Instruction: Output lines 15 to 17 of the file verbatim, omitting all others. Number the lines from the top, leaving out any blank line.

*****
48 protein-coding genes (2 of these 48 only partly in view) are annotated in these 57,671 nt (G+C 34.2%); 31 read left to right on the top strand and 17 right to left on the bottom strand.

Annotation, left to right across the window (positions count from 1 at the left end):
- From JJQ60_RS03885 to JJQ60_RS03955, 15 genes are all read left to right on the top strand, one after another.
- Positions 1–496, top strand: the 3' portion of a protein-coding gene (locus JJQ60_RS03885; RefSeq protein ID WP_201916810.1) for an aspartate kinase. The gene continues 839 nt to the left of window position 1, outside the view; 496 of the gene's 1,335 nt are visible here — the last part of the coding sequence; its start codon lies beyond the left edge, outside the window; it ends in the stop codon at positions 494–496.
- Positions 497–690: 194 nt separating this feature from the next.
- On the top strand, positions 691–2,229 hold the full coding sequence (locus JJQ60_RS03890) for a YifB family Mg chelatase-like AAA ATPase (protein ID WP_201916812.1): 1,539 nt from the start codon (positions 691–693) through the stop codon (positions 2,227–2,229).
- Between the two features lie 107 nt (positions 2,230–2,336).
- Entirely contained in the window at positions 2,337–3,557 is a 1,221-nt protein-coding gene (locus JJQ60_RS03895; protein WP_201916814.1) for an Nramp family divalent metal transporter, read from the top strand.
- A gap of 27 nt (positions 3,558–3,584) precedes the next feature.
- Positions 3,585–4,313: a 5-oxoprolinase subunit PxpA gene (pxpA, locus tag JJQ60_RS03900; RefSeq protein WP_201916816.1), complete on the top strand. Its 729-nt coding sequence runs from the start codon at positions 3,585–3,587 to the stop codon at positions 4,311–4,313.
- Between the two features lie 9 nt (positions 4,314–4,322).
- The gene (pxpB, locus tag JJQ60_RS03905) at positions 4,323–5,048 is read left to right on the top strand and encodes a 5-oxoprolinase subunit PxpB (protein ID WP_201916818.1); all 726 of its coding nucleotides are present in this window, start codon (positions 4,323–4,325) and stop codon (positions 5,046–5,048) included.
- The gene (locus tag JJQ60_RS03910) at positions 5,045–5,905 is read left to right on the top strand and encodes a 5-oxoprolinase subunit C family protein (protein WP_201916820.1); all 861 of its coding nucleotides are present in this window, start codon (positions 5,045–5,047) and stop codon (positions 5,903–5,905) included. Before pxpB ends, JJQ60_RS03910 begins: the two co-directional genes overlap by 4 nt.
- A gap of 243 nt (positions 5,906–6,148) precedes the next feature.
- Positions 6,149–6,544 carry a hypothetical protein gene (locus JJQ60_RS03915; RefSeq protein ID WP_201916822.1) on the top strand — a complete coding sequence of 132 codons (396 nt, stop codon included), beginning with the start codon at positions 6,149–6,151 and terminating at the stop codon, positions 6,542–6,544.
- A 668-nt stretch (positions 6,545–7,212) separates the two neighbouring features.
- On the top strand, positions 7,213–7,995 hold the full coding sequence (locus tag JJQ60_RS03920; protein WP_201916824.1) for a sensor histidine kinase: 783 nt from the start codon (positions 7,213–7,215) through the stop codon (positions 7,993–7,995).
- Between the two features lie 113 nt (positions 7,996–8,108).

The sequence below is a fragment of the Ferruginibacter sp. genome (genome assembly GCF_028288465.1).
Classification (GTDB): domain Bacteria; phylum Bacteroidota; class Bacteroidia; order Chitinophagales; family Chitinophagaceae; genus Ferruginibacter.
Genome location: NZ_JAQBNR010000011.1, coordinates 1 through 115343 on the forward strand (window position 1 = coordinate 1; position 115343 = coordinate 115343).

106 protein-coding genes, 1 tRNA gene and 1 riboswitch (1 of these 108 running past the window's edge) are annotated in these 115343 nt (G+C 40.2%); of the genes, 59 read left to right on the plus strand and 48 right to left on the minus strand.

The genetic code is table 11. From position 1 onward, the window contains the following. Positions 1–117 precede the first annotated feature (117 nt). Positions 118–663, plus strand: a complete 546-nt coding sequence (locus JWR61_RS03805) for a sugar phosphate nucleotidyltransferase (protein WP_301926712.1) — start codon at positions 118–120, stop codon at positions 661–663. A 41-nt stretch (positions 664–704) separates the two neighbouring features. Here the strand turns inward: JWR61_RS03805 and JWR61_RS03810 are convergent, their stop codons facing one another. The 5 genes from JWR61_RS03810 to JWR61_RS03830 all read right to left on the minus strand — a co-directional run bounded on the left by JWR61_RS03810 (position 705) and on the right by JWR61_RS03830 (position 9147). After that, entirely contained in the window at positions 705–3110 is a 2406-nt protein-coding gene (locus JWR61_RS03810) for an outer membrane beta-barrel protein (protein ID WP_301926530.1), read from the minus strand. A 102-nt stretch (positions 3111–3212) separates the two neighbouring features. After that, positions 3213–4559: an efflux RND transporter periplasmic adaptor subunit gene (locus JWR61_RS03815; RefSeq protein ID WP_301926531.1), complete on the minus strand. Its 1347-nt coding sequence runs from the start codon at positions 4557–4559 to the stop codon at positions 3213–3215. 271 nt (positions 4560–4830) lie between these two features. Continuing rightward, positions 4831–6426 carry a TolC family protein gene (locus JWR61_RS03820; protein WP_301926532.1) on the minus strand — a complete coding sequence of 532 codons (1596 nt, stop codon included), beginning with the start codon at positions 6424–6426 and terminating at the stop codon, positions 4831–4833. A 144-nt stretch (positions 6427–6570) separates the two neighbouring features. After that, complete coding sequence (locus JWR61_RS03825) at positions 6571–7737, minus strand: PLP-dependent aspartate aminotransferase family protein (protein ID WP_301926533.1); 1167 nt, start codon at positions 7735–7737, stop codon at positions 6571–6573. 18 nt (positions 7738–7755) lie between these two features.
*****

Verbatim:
- Positions 6,149–6,544 carry a hypothetical protein gene (locus JJQ60_RS03915; RefSeq protein ID WP_201916822.1) on the top strand — a complete coding sequence of 132 codons (396 nt, stop codon included), beginning with the start codon at positions 6,149–6,151 and terminating at the stop codon, positions 6,542–6,544.
- A 668-nt stretch (positions 6,545–7,212) separates the two neighbouring features.
- On the top strand, positions 7,213–7,995 hold the full coding sequence (locus tag JJQ60_RS03920; protein WP_201916824.1) for a sensor histidine kinase: 783 nt from the start codon (positions 7,213–7,215) through the stop codon (positions 7,993–7,995).